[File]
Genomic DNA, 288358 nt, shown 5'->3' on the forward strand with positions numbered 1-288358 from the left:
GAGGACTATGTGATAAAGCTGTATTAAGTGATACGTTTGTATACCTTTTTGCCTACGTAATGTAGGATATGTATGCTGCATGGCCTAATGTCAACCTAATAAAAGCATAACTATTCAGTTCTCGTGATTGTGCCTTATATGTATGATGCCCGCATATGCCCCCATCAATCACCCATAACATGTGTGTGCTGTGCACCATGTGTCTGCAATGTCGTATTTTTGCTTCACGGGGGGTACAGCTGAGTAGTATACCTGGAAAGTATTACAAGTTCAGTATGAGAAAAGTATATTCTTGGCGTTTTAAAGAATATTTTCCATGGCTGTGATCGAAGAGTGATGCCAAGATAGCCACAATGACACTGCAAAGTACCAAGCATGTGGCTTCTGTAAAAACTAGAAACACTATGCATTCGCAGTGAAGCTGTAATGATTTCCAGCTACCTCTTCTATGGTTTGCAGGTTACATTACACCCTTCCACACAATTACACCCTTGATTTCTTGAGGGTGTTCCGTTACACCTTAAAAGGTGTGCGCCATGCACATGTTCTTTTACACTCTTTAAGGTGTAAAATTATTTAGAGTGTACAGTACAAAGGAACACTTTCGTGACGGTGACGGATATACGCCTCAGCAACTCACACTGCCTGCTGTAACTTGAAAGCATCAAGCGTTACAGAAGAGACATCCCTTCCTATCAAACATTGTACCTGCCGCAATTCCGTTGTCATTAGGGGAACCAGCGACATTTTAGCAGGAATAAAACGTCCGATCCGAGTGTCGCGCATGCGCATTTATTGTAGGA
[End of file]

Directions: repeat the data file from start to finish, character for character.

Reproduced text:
Genomic DNA, 288358 nt, shown 5'->3' on the forward strand with positions numbered 1-288358 from the left:
GAGGACTATGTGATAAAGCTGTATTAAGTGATACGTTTGTATACCTTTTTGCCTACGTAATGTAGGATATGTATGCTGCATGGCCTAATGTCAACCTAATAAAAGCATAACTATTCAGTTCTCGTGATTGTGCCTTATATGTATGATGCCCGCATATGCCCCCATCAATCACCCATAACATGTGTGTGCTGTGCACCATGTGTCTGCAATGTCGTATTTTTGCTTCACGGGGGGTACAGCTGAGTAGTATACCTGGAAAGTATTACAAGTTCAGTATGAGAAAAGTATATTCTTGGCGTTTTAAAGAATATTTTCCATGGCTGTGATCGAAGAGTGATGCCAAGATAGCCACAATGACACTGCAAAGTACCAAGCATGTGGCTTCTGTAAAAACTAGAAACACTATGCATTCGCAGTGAAGCTGTAATGATTTCCAGCTACCTCTTCTATGGTTTGCAGGTTACATTACACCCTTCCACACAATTACACCCTTGATTTCTTGAGGGTGTTCCGTTACACCTTAAAAGGTGTGCGCCATGCACATGTTCTTTTACACTCTTTAAGGTGTAAAATTATTTAGAGTGTACAGTACAAAGGAACACTTTCGTGACGGTGACGGATATACGCCTCAGCAACTCACACTGCCTGCTGTAACTTGAAAGCATCAAGCGTTACAGAAGAGACATCCCTTCCTATCAAACATTGTACCTGCCGCAATTCCGTTGTCATTAGGGGAACCAGCGACATTTTAGCAGGAATAAAACGTCCGATCCGAGTGTCGCGCATGCGCATTTATTGTAGGA